You can argue whether coupons for prescription drugs are good or bad for consumers, as many have done. But one thing’s for sure – those coupons can be awfully lucrative in the wrong hands.

39-year-old Arkadiy Khaimov of Queens, New York has been sentenced to more than four years in prison, and ordered to pay more than $7.6 million in penalties and restitution. He pleaded guilty nearly two years ago to conspiracy to commit mail and wire fraud, for falsely submitting reimbursement claims to a pharmaceutical manufacturer, alleging that coupons had been used to purchase medications that had never actually been sold.

“Because of the defendant’s scheme, funds intended for the needy were instead diverted to the defendant and his co-conspirators, who lined their pockets with stolen cash,” prosecutors wrote in a recent letter to the court.

From late 2017 through mid-2018, Khaimov and his unnamed co-conspirators requested reimbursements from the unnamed drug manufacturer, via pharmacies that they operated in Queens and Manhattan. Just like they do with grocery coupons, pharmacy patients present printed coupons or coupon cards to purchase their prescriptions at a discount, then the pharmacy submits reimbursement requests to the manufacturer.

In this case, however, coupons were never used and the medications in the amounts claimed were never sold. What made this scheme particularly egregious, prosecutors said, was that the unnamed medication in question was marketed as a “priceless breakthrough” that offered a “potential cure” to more than two million people suffering the effects of a disease with “serious and life-threatening consequences.”

“In a greedy gambit to enrich himself, the defendant elected to cynically steal more than $7 million from a company that sought to make a lifesaving medication widely available to the neediest among us,” prosecutors said.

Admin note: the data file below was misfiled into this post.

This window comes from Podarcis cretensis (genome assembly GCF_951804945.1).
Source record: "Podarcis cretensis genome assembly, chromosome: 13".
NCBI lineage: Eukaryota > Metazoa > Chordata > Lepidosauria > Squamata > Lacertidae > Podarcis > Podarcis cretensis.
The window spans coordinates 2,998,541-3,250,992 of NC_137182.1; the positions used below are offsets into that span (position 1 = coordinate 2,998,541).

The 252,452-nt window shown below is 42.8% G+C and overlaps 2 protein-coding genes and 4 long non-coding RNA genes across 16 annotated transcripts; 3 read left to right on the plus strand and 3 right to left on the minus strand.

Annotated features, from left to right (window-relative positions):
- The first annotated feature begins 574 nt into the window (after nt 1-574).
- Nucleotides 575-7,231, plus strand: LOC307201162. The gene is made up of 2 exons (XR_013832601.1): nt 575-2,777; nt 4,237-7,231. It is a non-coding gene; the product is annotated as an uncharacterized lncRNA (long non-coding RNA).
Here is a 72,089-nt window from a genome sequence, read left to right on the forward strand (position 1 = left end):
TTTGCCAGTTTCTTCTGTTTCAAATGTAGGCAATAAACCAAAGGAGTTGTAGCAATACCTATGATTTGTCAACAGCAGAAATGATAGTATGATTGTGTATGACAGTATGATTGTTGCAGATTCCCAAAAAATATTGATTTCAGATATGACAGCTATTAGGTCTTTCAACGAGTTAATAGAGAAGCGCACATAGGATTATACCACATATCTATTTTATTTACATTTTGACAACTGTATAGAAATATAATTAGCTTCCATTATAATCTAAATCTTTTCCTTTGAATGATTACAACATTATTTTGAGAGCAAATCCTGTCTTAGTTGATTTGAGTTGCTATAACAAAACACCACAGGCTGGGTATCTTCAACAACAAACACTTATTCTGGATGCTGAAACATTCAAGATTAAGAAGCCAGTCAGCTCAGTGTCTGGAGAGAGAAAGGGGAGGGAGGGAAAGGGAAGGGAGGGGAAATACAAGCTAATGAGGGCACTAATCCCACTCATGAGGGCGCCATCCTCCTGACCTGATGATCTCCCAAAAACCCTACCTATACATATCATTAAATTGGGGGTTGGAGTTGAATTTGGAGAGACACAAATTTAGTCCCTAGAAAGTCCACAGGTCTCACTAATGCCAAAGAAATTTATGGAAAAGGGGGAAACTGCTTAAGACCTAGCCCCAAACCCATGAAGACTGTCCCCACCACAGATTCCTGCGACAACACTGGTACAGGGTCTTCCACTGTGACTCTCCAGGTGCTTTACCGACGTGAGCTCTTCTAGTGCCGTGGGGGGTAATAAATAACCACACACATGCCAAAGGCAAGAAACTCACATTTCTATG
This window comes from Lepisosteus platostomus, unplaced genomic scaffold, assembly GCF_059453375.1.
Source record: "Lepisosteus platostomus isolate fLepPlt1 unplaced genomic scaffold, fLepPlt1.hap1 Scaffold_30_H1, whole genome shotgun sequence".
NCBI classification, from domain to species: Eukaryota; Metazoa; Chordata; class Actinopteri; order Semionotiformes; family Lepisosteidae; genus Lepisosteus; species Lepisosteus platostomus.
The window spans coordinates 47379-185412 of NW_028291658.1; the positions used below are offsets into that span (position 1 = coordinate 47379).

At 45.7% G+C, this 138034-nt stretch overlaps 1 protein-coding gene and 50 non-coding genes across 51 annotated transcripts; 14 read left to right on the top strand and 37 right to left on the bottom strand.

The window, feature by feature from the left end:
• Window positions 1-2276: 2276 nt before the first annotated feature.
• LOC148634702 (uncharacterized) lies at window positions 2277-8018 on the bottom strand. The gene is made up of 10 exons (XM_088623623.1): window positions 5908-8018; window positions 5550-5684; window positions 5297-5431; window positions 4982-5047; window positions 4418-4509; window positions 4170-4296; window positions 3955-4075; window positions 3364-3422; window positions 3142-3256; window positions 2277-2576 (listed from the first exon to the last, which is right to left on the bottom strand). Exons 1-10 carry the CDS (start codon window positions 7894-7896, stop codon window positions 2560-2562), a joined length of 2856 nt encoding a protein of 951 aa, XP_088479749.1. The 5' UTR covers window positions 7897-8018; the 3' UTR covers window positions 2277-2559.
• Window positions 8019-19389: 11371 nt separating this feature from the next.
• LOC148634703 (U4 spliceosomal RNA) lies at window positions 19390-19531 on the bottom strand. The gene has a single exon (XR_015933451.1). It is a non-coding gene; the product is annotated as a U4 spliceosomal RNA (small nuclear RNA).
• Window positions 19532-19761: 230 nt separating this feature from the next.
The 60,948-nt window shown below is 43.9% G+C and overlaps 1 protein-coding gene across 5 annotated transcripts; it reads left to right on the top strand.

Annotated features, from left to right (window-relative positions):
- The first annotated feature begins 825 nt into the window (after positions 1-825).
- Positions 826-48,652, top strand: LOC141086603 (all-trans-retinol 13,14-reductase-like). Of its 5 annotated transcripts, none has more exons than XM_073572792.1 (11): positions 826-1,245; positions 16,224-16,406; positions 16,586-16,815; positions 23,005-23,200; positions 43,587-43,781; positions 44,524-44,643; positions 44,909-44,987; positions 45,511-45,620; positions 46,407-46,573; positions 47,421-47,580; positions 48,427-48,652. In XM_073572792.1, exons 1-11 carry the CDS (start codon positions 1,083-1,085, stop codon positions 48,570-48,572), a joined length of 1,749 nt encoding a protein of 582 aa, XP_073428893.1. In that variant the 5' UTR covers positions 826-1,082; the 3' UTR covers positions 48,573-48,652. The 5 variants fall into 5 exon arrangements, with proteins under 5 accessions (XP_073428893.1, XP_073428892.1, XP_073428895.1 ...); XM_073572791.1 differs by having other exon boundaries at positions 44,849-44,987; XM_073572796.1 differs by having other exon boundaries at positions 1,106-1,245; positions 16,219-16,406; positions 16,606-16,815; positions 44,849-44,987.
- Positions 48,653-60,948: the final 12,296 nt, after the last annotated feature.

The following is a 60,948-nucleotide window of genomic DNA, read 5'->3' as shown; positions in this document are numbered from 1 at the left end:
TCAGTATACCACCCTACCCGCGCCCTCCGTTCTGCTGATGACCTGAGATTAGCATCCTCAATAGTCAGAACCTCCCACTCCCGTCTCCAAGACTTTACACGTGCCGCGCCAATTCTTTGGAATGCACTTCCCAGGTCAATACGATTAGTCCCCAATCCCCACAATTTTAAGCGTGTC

Once the scheme was discovered, Khaimov was arrested – just in the nick of time, it seemed. He was detained at the airport, where he was about to board a flight to Switzerland.

Khaimov was sentenced last week to 51 months in prison, was ordered to forfeit approximately $489,000, and pay some $7.2 million in restitution to the drug maker.

“Khaimov selfishly stole from a program that was intended to reduce the cost of a medication to uninsured individuals and those in need of financial assistance, who were suffering from a serious and potentially life-threatening disease,” Breon Peace, United States Attorney for the Eastern District of New York, said in a statement. “Today’s sentence sends a message that incarceration and significant financial penalties are the criminal justice system’s remedies for those who would abuse such beneficial programs to benefit themselves.”

Much like grocery coupon fraud is relatively rare, but far from unprecedented, pharmacy coupon fraud happens sometimes, too. Just a few months ago, two Florida men pleaded guilty to an even more elaborate scheme. They went so far as to set up fake pharmacies to defraud drug manufacturers out of more than $9 million, which they used to pay “insurance, bills for dental and cosmetic procedures, gymnasium, retail expenses, travel and entertainment expenses” – plus five vehicles, including two Cadillacs and a BMW.

Ultimately, Peace’s office warned, it’s not just the drug makers that suffer from this kind of fraud, but their customers. “When pharmaceutical companies suffer financial losses because of scams perpetrated by individuals concerned solely with lining their pockets,” prosecutors said, “there is potential for medication prices to rise and become even more out of reach of the poor and sick.”

Khaimov will now have four years and a few months to think about this, and about how he’ll repay those millions of dollars once he gets out. That vacation to Switzerland, it seems, is going to have to wait.

Image source: AL.Eyad

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